x Abu Dhabi, UAEMonday 22 January 2018

Sharjah sites work on despite rest law

As regulations requiring labourers to have a break in the middle of the day came into force, National reporters went to check up on building firms.

Labourers of Amana Contracting and Steel Buildings take a nap during the mandatory rest hours yesterday, the first day it was implemented in summer.
Labourers of Amana Contracting and Steel Buildings take a nap during the mandatory rest hours yesterday, the first day it was implemented in summer.

Construction continued through the hottest hours of the day at several sites in Sharjah yesterday, despite the official start of the summer period in which companies must give their labourers a break.

Other sites appeared not to be providing workers with a cool rest area during the stipulated lunch hours, between 12.30pm and 3pm. Companies that flout the requirement, in force during July and August, face fines of up to Dh30,000 (US$8,200). With temperatures reaching 50°C and humidity as high as 78 per cent in some coastal areas, reporters from The National fanned out to sites across the country to find out if employers were abiding by the law.

All the sites visited in Abu Dhabi and Dubai had complied with the break requirement, although not all had provided adequate rest facilities. On those that had not, The National was unable to contact any representatives of the contractors involved. In Sharjah, a number of construction companies on Al Khan Road, Industrial area and Al Nahda continued work after 12:30pm. Again, no one from the contractors that were apparently breaking the law could be contacted for comment.

Some workers said they did not know the provision of rest hours was mandatory. Habib Mohammed said his boss had begun giving them a break in June, but the hours would vary. "Even today, we shall be going until after 1:30," he said. Some workers were also forced to take refuge under trees and bridges as employers failed to provide compulsory shaded, cooled rest areas or transport them back to their accommodation during the break.

Ausi Gul, who had sought shade under some trees, said: "We can't go to our accommodation in Ajman as the engineer wants us around at exactly 3.30pm, [but] the traffic doesn't allow us to come back on time." In Abu Dhabi, many companies were abiding by the break regulations, although some workers still struggled to find shaded areas to rest. On a site near Muroor Road and 15th Street, Mohammed Kekhia, a project manager with Amana, had allocated a rest space for its 230 workers, equipped with industrial fans. "We are giving them rest to increase productivity," he said. "Before this rule I noticed on other sites that there would be a lot of heat-related accidents with workers, but this way, it is more healthy for everybody."

At a site next to Al Wahda Mall almost 2,000 workers rested in the air-conditioned mezzanine areas of nearly completed buildings. On a neighbouring site, Ahmad Ayash, a project manager with Technical Square General Maintenance, had hired a minivan to transport his workers home for the break hours. "I am taking them personally because I don't want them to wait in this heat," he said as eight workers filed into his van. "We will be doing this till the end of August."

However, on the same kerb more than 40 men from another site had been waiting for transportation from their company for more than an hour. "The engineer told us an hour ago that the bus would be here but no one has come to pick us up," said Rajan Singh. "We have no choice. We have to wait in this heat to go back to our camps." Along Al Wasl road in Dubai, labourers had gathered under trees, with their shoes and shirts off, sleeping before having to return to work.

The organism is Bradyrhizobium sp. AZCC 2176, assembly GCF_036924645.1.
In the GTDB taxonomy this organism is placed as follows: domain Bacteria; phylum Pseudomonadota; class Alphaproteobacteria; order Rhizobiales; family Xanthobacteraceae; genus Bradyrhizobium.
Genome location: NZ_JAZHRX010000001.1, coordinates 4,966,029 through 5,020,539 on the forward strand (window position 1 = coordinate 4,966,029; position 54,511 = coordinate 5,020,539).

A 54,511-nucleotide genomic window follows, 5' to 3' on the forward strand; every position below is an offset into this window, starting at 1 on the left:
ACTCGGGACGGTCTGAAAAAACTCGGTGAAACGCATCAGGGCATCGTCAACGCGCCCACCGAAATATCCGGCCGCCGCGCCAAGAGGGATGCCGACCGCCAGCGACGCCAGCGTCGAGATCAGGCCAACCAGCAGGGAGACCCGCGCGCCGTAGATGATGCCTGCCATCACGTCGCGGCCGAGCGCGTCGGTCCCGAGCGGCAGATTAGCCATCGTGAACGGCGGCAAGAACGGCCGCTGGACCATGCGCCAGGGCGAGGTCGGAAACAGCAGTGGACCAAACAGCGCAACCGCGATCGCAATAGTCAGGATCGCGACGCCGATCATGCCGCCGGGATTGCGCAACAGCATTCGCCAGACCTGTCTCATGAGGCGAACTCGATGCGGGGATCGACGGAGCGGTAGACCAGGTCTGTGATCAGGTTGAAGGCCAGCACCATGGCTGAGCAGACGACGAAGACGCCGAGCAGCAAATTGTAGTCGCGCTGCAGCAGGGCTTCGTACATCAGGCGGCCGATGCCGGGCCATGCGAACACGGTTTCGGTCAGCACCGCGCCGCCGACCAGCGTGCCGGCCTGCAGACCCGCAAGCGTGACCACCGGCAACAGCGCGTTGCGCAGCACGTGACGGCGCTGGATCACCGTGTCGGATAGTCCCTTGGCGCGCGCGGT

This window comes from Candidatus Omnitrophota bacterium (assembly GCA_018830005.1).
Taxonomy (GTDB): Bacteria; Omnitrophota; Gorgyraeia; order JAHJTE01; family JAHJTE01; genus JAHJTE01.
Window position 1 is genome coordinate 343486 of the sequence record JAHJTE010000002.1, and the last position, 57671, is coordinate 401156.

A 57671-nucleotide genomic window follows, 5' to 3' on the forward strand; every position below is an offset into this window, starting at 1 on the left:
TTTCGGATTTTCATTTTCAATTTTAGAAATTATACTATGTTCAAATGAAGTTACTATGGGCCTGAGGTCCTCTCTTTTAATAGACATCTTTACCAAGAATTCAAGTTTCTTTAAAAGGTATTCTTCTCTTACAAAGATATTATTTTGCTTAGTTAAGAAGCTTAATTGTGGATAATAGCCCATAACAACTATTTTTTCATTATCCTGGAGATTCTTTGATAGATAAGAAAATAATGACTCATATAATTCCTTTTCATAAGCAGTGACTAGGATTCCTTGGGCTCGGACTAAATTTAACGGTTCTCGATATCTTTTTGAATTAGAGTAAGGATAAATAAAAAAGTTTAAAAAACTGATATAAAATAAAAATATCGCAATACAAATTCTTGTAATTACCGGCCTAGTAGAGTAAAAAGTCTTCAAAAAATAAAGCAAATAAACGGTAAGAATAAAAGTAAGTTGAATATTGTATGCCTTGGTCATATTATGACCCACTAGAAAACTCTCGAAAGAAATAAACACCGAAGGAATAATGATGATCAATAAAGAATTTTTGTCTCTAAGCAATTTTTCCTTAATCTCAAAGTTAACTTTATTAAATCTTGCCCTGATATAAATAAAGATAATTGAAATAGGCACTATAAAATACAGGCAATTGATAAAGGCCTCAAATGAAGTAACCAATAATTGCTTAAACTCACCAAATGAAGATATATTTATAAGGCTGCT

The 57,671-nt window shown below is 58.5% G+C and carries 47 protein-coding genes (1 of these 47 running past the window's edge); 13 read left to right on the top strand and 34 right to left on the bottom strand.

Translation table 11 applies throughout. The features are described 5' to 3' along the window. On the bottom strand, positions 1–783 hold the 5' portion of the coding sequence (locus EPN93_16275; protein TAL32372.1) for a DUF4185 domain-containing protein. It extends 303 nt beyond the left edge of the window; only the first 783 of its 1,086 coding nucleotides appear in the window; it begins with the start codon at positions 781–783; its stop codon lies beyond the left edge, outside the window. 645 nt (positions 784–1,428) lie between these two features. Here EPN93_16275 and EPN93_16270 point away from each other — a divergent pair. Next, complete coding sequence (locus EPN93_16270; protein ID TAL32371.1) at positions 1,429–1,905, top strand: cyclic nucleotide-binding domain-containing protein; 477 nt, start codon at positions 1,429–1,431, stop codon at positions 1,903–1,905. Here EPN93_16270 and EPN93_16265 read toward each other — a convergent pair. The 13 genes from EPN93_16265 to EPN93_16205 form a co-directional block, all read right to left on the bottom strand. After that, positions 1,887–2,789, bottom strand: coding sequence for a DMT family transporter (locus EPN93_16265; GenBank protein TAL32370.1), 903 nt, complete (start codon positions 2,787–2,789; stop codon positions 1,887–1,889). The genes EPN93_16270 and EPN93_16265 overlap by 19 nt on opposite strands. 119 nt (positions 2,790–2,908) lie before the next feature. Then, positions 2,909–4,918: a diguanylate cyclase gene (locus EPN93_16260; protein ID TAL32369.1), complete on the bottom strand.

At the side of Sheikh Zayed Road, several men were resting under a tree near the hole they had been digging to lay cable. They said the break was a welcome relief, but said the temperature had become unbearable almost two months before. "The break is good, but it would be better to start in May or June - it has been hot and we usually only get 30 minutes or an hour for lunch," one said. More than 100 Ministry of Labour inspectors will visit sites across the country during the summer months to ensure employers are complying with the rules, and imposing fines where necessary.

Workers can report violations anonymously through the Ministry of Labour's 800665 hotline. Mohammed al Abri, the head of meteorology at NCMS, said the humidity had jumped over the past week as north-westerly winds brought water vapour inland. Temperatures had also been steadily increasing. "The problem in July and August is that high temperatures are combined with high humidity, which makes it feel even hotter," he said.

"It can make it difficult to breathe, especially for those who are asthmatic, and of course it is a problem for those working in direct sunlight." Dr Belal Hashim, from Lifeline Healthcare, said its clinic saw about 10 labourers a day with heat-related illnesses - 10 per cent of its patients. He expected that to rise to 15 per cent over the next two months. Dr Ahmed al Zarouni, director general of Kuwait Hospital in Sharjah, said that last summer it received between 15 to 20 labourers a day suffering from heat exhaustion because of companies that flouted the rules.

Last year officials said 99 per cent of companies were abiding by the regulations, compared with 75 per cent when the break was first introduced in 2005. Inspectors found 398 violations last year, a reduction from 617 in 2007. * Reporting by Suryatapa Bhattacharya, Yasin Kakande, Loveday Morris, Gregor McClenaghan and Nour Samaha